Row between collectors over discovery of works by American photographer Vivian Maier


“Why does Maloof present himself as the sole discoverer of Maier’s work?” 

She was known as “Mary Poppins with a camera”, an American nanny who never saw the 150,000 extraordinary photographs she took during her very private lifetime in their full glory as prints.

Vivian Maier led a secretive double life as a street photographer, remaining unknown in her lifetime while chronicling the lives of those around her for four decades from the 1950s - mainly in Chicago, but also in New York, Los Angeles and France, where she spent much of her childhood.

Yet just as a documentary released this weekend brings new audiences to her pictures, it has also fuelled a row between the men whose accidental discovery of her work – one of the greatest photographic collections of the 20th century – led to Maier belatedly coming to the world’s attention and garnering a posthumous reputation on a par with Henri Cartier-Bresson.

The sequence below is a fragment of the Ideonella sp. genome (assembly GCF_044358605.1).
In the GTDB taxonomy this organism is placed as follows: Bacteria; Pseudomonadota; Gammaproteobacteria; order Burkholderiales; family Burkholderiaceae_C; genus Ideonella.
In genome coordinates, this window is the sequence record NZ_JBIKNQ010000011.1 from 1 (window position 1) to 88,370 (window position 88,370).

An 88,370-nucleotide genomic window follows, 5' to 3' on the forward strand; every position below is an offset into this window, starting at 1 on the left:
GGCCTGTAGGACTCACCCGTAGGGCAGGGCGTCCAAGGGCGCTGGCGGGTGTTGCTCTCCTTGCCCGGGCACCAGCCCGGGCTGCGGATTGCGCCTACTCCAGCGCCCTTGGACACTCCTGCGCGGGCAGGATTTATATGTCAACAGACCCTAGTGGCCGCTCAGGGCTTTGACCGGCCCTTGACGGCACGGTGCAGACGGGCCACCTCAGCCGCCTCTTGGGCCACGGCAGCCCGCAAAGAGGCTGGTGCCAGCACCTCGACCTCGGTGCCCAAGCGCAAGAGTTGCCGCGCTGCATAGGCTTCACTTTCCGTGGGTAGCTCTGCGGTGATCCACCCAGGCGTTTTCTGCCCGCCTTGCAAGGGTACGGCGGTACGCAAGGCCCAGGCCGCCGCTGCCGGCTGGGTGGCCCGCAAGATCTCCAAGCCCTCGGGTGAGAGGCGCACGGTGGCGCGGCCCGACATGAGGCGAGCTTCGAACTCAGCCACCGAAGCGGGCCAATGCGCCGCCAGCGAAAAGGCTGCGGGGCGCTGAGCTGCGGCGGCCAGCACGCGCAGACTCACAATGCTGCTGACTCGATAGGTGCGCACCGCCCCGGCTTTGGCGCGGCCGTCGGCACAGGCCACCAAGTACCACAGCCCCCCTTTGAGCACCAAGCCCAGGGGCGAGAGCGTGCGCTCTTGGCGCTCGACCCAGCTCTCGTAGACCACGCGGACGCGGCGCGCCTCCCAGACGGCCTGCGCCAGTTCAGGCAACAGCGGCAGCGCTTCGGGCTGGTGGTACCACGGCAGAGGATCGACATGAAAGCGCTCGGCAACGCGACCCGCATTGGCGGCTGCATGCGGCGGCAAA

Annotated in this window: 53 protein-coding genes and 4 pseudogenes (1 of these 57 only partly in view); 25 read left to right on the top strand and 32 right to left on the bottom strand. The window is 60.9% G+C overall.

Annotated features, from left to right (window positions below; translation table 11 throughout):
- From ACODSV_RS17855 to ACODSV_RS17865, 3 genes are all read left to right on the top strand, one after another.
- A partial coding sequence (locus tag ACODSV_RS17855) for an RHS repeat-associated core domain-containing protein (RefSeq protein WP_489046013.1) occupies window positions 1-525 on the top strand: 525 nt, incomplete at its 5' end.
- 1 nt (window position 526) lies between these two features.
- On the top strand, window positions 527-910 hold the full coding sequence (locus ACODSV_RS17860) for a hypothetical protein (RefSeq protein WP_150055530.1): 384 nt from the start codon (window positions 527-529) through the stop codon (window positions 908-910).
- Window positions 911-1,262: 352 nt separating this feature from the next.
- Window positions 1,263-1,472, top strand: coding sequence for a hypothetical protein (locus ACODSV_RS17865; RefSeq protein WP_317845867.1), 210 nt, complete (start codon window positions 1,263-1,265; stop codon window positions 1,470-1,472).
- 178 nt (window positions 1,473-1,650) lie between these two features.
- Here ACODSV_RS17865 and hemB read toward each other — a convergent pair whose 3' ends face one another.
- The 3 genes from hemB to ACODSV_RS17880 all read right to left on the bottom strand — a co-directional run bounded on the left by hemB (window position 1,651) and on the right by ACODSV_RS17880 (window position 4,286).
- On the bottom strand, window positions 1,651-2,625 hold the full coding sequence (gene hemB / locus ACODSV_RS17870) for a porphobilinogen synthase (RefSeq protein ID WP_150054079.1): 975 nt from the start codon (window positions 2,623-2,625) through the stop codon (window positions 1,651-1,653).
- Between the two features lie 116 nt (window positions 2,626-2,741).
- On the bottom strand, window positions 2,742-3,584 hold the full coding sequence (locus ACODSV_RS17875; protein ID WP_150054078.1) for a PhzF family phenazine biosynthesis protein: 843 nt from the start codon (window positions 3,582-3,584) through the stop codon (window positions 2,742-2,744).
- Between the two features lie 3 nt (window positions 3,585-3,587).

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Book Review // Vivian Maier Self-Portraits


Celebrated by The Wall Street JournalVanity FairThe New York TimesAmerican PhotoTown and Country, and countless other publications, the life's work of recently discovered street photographer Vivian Maier has captivated the world and spawned comparisons to photography's masters including Diane Arbus, Helen Levitt, Lisette Model, Walker Evans, and Weegee among others.

Now, for the first time, Vivian Maier: Self-Portraits reveals the fullest and most intimate portrait of the artist to date  with approximately 60 never-before-seen black-and-white and four-color  self-portraits culled from the extensive Maloof archive, the preeminent collector of the work of Vivian Maier and editor of the highly acclaimed  Vivian Maier: Street Photographer (powerHouse Books, 2011)—bringing us closer to the reclusive artist than ever before.